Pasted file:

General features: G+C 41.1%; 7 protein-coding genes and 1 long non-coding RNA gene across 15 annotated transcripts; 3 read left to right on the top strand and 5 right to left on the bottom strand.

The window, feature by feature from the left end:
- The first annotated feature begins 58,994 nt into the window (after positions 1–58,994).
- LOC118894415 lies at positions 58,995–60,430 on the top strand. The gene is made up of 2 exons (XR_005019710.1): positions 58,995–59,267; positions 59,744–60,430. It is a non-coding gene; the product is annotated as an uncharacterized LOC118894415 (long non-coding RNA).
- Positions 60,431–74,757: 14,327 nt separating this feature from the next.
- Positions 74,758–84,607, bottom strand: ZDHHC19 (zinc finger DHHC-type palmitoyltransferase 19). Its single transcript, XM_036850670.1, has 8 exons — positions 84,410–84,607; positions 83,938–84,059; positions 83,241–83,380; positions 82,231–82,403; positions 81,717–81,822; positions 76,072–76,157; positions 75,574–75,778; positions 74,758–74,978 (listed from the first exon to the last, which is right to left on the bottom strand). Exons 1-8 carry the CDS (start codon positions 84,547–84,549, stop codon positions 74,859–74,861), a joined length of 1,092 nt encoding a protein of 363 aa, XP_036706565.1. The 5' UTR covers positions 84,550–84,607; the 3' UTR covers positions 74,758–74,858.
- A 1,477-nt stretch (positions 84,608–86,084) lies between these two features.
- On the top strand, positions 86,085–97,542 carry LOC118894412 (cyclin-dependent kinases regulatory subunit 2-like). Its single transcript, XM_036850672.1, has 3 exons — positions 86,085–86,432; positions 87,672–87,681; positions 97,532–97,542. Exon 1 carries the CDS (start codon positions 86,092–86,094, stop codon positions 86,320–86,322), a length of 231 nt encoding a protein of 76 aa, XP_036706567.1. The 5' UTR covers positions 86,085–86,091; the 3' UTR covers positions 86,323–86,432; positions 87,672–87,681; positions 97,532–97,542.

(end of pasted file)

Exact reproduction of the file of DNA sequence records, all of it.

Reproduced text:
General features: G+C 41.1%; 7 protein-coding genes and 1 long non-coding RNA gene across 15 annotated transcripts; 3 read left to right on the top strand and 5 right to left on the bottom strand.

The window, feature by feature from the left end:
- The first annotated feature begins 58,994 nt into the window (after positions 1–58,994).
- LOC118894415 lies at positions 58,995–60,430 on the top strand. The gene is made up of 2 exons (XR_005019710.1): positions 58,995–59,267; positions 59,744–60,430. It is a non-coding gene; the product is annotated as an uncharacterized LOC118894415 (long non-coding RNA).
- Positions 60,431–74,757: 14,327 nt separating this feature from the next.
- Positions 74,758–84,607, bottom strand: ZDHHC19 (zinc finger DHHC-type palmitoyltransferase 19). Its single transcript, XM_036850670.1, has 8 exons — positions 84,410–84,607; positions 83,938–84,059; positions 83,241–83,380; positions 82,231–82,403; positions 81,717–81,822; positions 76,072–76,157; positions 75,574–75,778; positions 74,758–74,978 (listed from the first exon to the last, which is right to left on the bottom strand). Exons 1-8 carry the CDS (start codon positions 84,547–84,549, stop codon positions 74,859–74,861), a joined length of 1,092 nt encoding a protein of 363 aa, XP_036706565.1. The 5' UTR covers positions 84,550–84,607; the 3' UTR covers positions 74,758–74,858.
- A 1,477-nt stretch (positions 84,608–86,084) lies between these two features.
- On the top strand, positions 86,085–97,542 carry LOC118894412 (cyclin-dependent kinases regulatory subunit 2-like). Its single transcript, XM_036850672.1, has 3 exons — positions 86,085–86,432; positions 87,672–87,681; positions 97,532–97,542. Exon 1 carries the CDS (start codon positions 86,092–86,094, stop codon positions 86,320–86,322), a length of 231 nt encoding a protein of 76 aa, XP_036706567.1. The 5' UTR covers positions 86,085–86,091; the 3' UTR covers positions 86,323–86,432; positions 87,672–87,681; positions 97,532–97,542.